Legislative provisions, which require unsubstantiated complaints of inappropriate workplace behaviour to remain confidential, are essential to ensure the spirit of natural justice in Australia. Legislation should apply to public reporting by media or staff at any stage prior to and during the process of investigating such allegations. Media and individuals should be held accountable and subjected to fines without the need to pursue costly court action for defamation.
Just last week, the world of politics once again demonstrated the rather unjust and public way it can deal with allegations of workplace impropriety. The treatment of Victorian Government Minister for Small Business, Adem Somyurek, whom, it is alleged, has demonstrated ‘a pattern of abusive behaviour and intimidating behaviour’ toward employees, has been extraordinarily disappointing. The complainant is a senior staffer from his own office. Even if Mr Somyurek is subsequently found to have bullied a number of employees and the senior staffer, he should be afforded an independent and ‘confidential’ investigation that answers to no parties other than the complainant, respondent and organisation, in this case the government of the day. An independent investigation should not be tainted by media speculation and/or political gamesmanship. Unfortunately, we currently have a workplace complaint being played out in front of colleagues, opponents, industry and the general public. How utterly unprofessional.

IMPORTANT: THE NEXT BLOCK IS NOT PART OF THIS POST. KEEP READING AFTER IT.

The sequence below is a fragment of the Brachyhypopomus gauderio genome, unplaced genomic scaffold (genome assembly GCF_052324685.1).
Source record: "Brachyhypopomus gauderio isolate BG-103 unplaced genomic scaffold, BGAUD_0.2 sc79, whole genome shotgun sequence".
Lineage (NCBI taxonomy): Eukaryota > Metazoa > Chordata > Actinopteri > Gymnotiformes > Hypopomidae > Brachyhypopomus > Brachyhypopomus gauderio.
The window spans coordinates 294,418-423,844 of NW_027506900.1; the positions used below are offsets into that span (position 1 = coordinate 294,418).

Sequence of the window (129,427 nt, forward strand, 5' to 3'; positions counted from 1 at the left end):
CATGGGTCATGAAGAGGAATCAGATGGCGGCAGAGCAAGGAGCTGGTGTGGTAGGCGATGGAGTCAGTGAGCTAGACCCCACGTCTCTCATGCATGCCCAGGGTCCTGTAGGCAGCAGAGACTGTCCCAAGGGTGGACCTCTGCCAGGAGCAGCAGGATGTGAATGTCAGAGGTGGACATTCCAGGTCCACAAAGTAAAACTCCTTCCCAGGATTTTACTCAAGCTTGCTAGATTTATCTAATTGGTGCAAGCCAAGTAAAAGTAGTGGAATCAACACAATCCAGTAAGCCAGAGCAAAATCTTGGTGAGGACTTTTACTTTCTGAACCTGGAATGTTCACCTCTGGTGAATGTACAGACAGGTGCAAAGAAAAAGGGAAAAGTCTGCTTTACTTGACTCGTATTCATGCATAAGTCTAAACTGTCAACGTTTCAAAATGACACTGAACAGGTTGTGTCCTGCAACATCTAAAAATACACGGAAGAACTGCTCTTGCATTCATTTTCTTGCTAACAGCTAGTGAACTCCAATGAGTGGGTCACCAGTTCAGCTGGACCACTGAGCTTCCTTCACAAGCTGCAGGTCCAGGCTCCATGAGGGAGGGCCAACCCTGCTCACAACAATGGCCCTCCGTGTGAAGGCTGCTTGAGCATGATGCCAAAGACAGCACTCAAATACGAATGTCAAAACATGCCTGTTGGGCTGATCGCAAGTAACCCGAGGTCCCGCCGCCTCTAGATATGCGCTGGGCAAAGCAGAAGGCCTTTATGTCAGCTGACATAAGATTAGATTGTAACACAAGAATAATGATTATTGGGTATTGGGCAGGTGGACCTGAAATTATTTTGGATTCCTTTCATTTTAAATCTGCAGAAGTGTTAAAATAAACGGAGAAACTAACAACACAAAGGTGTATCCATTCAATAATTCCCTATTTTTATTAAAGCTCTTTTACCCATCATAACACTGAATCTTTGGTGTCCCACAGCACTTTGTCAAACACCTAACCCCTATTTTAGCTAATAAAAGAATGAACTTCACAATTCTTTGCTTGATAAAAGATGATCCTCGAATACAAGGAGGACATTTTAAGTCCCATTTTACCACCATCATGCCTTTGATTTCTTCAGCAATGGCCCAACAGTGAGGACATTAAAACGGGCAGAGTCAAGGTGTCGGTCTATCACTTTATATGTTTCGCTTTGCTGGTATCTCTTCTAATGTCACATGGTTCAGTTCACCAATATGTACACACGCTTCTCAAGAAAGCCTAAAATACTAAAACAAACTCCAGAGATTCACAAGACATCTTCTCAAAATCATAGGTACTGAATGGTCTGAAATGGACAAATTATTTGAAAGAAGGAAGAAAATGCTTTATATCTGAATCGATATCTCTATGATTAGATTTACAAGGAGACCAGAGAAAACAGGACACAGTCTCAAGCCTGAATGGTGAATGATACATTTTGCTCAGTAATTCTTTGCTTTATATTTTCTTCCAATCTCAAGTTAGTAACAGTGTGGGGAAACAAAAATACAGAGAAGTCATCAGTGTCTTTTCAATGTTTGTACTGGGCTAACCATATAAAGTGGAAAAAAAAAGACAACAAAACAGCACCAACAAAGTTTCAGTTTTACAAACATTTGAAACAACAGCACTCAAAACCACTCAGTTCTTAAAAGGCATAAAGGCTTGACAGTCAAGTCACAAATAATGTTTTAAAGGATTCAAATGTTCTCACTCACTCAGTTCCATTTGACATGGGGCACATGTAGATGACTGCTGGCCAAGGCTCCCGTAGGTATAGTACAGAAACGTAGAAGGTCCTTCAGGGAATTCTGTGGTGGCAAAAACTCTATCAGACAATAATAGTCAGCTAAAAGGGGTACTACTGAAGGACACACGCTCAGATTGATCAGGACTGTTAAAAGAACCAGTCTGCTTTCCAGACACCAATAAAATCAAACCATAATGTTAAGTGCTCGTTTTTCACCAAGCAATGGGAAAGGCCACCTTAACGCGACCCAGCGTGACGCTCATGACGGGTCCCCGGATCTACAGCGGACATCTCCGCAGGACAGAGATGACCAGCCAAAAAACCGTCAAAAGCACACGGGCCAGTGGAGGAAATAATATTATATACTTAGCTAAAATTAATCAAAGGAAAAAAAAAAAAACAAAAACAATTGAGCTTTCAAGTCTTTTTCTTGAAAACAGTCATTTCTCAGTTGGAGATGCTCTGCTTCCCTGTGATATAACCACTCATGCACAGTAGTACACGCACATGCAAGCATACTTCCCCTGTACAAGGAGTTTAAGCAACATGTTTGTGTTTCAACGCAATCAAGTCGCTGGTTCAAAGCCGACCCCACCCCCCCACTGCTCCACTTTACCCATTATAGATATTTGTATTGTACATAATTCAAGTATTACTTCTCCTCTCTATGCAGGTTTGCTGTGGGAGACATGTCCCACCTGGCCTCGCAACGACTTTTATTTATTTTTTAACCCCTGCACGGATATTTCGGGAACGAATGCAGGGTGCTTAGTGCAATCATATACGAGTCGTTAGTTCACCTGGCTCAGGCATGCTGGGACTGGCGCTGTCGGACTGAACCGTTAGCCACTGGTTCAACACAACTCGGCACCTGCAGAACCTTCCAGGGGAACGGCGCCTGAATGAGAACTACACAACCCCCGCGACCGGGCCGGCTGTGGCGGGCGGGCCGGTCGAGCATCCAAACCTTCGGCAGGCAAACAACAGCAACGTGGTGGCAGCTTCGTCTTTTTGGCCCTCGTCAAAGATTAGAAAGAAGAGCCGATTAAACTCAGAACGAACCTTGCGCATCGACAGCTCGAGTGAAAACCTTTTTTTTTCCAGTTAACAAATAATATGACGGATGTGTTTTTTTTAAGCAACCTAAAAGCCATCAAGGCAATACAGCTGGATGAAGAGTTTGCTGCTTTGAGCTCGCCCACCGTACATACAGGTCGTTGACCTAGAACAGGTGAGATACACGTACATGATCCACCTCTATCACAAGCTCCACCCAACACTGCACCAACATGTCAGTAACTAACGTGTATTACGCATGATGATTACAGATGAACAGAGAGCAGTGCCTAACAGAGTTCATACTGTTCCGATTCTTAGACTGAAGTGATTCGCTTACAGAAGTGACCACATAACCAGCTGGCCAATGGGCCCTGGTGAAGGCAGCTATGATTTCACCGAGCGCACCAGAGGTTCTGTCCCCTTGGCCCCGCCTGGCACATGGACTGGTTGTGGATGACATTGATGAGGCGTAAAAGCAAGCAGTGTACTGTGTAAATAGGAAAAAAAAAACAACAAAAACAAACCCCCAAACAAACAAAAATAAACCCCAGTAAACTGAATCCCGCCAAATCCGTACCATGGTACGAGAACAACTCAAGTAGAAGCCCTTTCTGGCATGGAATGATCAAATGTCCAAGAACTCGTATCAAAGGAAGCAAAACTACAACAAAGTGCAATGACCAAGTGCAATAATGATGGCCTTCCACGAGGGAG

Even though Mr Somyurek is a politician, he – like any other person accused of behaving in an inappropriate manner at work – should be allowed to ‘have his day’ in a managed environment. Given Mr Somyurek was stood down pending investigation, a statement simply needed to be issued that Mr Somyarek had been stood down in relation to an internal matter. No further clarification was needed.
The same week, we had a very public allegation of bullying made against a senior surgeon at Monash Medical Centre in Melbourne. According to the ABC, an initial investigation by the hospital’s human resources department did not substantiate the complaint. However, the ABC currently reports ‘that fresh inquiries are now underway’. They describe their source as a ‘whistle blower’. The use of whistle blower procedures, which were intended to address corruption and maladministration for making workplace behavioural allegations, is in my view, highly questionable.
Unfortunately, allegations of workplace bullying against those with a high profile or senior position are becoming a free for all. Without stronger controls on how complaints are made, the current system leaves itself open to users and abusers with agendas other than natural justice. Regardless of an employee’s company standing, all allegations of inappropriate workplace behaviour should be investigated in a fair, confidential and thorough manner.
I certainly hope that both of the above cases result in a just finding, whether in favour of the complainant or respondent.